An open letter to Sister Sarah Heger, CSJ who made final profession as a Sister of St. Joseph of Carondelet in the St. Louis Province today:

Dear Sarah,

Today, you will become in a formal way my "forever sister." I know that you have been walking this path for years and years and have been growing in this relationship. But today bears witness to how far you have come.

There is something beautiful and mysterious about your lifetime commitment. This is also true for other serious life commitments, such as marriage. You are saying a yes that holds nothing back, that is committed and ever growing, ever evolving.

When you talked about songs for your ceremony, you talked about "No Turning Back". That is a scary and amazing thing to say. It always has been, and always will be. That's why its the subject of songs and art and poetry. It's bigger than the word and than the moment of commitment. It's even bigger than the life you are committing. It touches into the bigness of God who is Love. You bring us all to the edge of that cliff and invite us to jump, to throw caution to the wind. You invite us to be the best of ourselves, you invite us into a Godly Love.

I pray that the joy and sacredness of this moment can be always with you and with us as we journey together. I look forward to it, and with you I renew my commitment to this path with all of its unknowns.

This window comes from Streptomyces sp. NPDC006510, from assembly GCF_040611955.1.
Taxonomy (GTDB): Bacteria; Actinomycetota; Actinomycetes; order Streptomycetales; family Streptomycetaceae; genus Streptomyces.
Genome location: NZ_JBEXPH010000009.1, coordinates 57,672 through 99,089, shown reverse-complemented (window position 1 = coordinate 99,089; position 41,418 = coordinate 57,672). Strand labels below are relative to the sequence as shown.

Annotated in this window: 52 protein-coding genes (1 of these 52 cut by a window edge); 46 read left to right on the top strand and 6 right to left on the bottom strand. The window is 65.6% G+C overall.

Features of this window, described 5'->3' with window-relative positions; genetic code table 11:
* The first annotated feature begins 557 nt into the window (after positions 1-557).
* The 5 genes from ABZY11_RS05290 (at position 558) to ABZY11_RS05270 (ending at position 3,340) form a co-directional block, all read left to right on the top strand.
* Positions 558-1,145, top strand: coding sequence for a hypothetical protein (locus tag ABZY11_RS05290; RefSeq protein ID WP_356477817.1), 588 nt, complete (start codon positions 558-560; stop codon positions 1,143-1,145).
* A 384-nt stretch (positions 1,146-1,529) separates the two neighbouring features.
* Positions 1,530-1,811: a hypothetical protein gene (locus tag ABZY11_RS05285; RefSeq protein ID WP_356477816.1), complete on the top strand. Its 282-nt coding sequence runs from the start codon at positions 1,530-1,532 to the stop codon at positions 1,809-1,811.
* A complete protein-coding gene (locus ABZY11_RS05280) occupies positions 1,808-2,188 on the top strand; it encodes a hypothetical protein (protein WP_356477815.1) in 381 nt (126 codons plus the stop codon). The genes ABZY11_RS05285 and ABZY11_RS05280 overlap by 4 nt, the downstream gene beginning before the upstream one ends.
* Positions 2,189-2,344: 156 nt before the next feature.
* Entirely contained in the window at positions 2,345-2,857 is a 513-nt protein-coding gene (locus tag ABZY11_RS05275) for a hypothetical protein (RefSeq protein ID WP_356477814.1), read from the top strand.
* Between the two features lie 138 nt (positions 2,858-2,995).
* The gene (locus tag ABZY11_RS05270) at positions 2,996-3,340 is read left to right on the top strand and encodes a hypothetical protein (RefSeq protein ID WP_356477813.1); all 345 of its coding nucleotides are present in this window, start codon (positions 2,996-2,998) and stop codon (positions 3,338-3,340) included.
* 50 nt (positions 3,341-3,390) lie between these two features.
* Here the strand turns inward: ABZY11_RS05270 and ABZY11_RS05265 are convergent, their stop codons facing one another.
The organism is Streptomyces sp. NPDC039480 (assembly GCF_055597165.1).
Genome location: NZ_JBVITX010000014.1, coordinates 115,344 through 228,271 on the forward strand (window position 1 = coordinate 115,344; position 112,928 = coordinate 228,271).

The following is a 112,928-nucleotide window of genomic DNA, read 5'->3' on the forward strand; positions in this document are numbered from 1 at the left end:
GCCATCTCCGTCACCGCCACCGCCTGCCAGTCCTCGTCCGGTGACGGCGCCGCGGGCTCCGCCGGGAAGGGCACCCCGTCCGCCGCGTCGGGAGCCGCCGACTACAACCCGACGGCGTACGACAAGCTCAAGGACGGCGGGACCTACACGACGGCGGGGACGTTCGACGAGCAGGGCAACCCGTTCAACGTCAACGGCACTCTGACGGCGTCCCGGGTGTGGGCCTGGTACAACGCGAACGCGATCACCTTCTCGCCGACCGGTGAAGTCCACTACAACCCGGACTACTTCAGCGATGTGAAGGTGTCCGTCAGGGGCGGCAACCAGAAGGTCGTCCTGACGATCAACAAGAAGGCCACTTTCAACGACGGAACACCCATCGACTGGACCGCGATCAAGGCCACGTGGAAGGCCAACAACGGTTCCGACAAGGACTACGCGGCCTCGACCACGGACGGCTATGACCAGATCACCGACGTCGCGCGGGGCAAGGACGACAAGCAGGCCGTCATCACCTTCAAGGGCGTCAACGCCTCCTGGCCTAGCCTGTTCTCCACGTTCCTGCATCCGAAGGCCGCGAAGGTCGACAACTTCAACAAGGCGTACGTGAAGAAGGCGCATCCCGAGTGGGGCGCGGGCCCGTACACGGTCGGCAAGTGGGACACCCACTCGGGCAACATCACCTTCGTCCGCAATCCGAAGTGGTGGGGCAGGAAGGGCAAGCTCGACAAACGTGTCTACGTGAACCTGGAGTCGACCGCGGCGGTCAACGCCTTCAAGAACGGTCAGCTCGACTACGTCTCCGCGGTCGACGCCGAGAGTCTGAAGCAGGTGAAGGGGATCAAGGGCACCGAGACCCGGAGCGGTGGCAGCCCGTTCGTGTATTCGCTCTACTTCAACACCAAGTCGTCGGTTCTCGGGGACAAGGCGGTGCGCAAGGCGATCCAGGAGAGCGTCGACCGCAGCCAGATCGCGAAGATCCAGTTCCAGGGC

Saturday, December 1, 2012

Beguines - III (Spirituality)

Having examined some of the historical and societal aspects of the Beguines, I would like to turn to the spirituality this week. I think it' important to remember that this movement had deep spiritual underpinnings and contributed to the mystical flowering of the middle ages.
One writer that comes out of this tradition is Beatrice of Nazareth. To be honest, she was a Cistercian Nun, but she was educated by the Beguines before joining the Cistercians, and for some time it was believed that her Seven Manners of Holy Love written by a Beguine. It has been seen as a good example of Beguine Spirituality.
Beatrice points to seven ways of loving God, alternating between the intense experience of the presence of God and the profound experience of a felt absence of God. I quote some passages below, and then give a link to the whole brief text. It is a lovely way to begin Advent.
From the highest come seven ways of love which work back to the highest. 
This is the first way of love. The first is a desire actively originating from love. Long has this desire to rule in the heart before she can dispel every resistance thoroughly, and she cannot but work with strenght and intelligence, and courageously grow in this.